The understaffed Sheriff's Department spends millions on overtime to fill in the gaps created by dozens of deputies on long-term sick leave, according to a civil grand jury report released Monday.
The department paid out $10.7 million in overtime to fill in for injured and sick deputies in 2012-13, according to the report, which specifically looked into jail operations.
“The large amount of overtime needed to meet the minimum staffing requirements for jail operations suggests that a shortage of qualified personnel exists,” stated the report.
The matter has been compounded, the report said, because the department has so many employees on long-term sick leave instead of permanent disability and cannot therefore hire replacements even though those people “are not expected to return to work.”
During the same period, the Sheriff's Department paid out roughly $3.7 million in workers' compensation claims for job related illnesses and injuries. Currently, 50 deputies are on long-term disability.
The practice of using overtime to fill in for vacant sick and injured employees, the report said, depletes city funds and increases the chances for injury as fewer deputies do more work.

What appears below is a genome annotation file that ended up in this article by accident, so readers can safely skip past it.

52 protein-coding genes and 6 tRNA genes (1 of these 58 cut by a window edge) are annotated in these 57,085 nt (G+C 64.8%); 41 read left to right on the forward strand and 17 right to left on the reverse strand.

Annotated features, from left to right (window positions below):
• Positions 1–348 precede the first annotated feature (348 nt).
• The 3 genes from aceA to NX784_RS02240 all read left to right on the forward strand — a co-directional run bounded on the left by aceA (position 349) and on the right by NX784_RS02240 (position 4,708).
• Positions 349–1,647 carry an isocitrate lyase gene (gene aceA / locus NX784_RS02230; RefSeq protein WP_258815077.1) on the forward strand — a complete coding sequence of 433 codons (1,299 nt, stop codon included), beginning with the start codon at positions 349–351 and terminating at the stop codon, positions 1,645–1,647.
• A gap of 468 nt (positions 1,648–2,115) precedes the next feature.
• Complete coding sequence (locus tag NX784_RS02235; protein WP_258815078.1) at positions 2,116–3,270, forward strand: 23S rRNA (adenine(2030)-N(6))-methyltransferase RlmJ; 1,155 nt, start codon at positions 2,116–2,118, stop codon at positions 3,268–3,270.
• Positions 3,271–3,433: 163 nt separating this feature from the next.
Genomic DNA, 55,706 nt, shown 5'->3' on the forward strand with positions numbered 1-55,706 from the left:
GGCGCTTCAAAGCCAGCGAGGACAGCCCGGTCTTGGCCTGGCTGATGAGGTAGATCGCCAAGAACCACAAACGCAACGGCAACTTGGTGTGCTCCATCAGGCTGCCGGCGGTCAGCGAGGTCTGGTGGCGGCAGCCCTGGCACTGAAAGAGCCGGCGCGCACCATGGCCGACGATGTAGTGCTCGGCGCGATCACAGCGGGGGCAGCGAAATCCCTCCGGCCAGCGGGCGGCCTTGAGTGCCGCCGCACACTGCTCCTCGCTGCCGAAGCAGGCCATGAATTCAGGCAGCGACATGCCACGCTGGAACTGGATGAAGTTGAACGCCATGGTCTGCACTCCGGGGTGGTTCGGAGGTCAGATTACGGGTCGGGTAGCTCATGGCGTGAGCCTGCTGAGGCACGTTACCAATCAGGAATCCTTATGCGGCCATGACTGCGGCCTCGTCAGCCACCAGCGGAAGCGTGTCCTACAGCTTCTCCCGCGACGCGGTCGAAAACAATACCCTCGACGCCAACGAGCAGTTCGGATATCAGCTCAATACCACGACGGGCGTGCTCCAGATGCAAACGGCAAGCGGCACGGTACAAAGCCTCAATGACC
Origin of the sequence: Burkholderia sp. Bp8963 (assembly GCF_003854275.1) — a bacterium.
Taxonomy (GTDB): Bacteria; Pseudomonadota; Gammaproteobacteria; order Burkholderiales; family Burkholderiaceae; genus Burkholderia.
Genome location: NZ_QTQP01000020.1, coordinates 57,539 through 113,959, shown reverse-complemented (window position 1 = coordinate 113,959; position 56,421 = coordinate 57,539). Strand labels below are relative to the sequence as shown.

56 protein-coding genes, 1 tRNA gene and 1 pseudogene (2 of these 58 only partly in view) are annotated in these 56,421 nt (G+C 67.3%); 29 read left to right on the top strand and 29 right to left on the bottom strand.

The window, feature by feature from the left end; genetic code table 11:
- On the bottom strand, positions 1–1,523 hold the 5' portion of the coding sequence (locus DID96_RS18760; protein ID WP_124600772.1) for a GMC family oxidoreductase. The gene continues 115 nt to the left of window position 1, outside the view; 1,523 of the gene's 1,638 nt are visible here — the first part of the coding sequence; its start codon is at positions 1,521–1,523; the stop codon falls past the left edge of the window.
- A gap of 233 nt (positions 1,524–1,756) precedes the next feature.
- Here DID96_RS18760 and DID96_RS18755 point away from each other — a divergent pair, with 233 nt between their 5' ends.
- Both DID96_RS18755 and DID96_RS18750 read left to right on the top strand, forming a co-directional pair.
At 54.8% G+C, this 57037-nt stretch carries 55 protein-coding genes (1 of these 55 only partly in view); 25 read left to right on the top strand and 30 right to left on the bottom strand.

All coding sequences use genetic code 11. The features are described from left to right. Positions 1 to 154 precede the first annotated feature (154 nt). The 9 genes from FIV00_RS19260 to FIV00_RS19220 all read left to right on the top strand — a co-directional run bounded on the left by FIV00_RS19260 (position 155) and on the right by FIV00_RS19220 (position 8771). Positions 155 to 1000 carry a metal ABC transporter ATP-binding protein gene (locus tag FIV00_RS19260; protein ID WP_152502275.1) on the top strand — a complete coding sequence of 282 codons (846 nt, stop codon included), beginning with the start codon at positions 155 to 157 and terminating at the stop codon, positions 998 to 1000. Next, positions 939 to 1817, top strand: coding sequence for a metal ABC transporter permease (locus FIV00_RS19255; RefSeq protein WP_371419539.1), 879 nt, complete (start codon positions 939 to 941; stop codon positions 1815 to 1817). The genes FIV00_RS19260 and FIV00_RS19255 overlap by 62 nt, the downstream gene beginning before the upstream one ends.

“We found a relationship between the heavy use of overtime in the Sheriff's Department and job related injury and illness,” the report said.
Using overtime costs data from a recent controller's report on overtime in all city departments in 2012-13, the jury noted that 31 percent of all hours worked by Sheriff's Department employees were overtime. The City's overtime limit is 25 percent.
Still, that percentage was not as high as other departments: 46 percent of all hours worked by Public Health Department employees were overtime, and it was 40 percent for the Police Department.
“I think it's fairly accurate,” Assistant Sheriff Paul Miyamoto said of the report.
Still, any attempt to reduce overtime is limited because of the budget, he said. Even $10.7 million in overtime is cheaper than hiring replacements and paying workers' compensation at the same time, he added.
“Our staffing levels are based on our minimum,” Miyamoto said. “When people get hurt, we don't get to replace them because they're not going out on permanent disability.”
Nonetheless, one tool the department has used to reduce overtime is the use of newly graduated sheriff's deputies for court security at the same time they train for jail duty.
The San Francisco Sheriff Deputy's Association, which represents 750 of the roughly 838 deputies, did not return calls for comment.
The grand jury recommended that the Board of Supervisors request an audit of Sherriff's Department practices regarding overtime and workers compensation claims.
The government oversight body is an all-volunteer jury convened each year and investigates governmental bodies. Its findings are nonbinding.